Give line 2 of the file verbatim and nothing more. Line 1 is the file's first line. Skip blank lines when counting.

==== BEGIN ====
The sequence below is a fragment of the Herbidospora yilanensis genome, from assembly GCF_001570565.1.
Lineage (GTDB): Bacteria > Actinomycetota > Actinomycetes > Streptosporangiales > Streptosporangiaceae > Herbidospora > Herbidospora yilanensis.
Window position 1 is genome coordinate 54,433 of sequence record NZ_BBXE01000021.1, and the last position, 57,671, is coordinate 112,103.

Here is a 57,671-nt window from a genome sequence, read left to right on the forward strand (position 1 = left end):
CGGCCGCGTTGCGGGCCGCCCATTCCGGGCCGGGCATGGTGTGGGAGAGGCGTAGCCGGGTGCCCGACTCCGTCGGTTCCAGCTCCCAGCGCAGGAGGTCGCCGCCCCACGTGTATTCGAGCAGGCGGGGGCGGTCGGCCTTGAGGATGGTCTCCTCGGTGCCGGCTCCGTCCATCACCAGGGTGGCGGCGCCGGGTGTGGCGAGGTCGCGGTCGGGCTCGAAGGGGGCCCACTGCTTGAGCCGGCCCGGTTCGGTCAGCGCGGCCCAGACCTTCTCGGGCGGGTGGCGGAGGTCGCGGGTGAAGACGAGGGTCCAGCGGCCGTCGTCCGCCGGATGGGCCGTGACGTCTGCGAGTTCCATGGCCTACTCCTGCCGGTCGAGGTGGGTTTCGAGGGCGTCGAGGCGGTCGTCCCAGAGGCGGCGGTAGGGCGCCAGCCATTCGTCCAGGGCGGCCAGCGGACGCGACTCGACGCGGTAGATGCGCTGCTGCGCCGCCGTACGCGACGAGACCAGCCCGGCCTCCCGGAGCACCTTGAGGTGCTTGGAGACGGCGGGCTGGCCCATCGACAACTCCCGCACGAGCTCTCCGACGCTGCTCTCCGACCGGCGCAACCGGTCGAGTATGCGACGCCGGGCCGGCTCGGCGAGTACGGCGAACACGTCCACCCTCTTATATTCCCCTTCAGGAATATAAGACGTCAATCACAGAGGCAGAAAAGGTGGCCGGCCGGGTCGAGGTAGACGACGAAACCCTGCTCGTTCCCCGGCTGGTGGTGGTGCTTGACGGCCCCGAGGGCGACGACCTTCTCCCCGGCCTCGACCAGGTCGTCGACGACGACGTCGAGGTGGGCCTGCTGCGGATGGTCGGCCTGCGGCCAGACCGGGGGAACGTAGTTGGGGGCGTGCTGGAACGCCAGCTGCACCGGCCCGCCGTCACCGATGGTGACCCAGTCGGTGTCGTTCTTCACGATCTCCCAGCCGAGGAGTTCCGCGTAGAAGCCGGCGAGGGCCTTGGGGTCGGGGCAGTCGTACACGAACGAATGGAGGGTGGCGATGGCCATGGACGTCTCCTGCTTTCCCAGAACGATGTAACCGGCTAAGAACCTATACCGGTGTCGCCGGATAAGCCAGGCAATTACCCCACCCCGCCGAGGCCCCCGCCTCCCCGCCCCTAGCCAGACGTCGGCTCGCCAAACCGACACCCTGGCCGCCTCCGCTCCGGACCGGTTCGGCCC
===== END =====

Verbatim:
Lineage (GTDB): Bacteria > Actinomycetota > Actinomycetes > Streptosporangiales > Streptosporangiaceae > Herbidospora > Herbidospora yilanensis.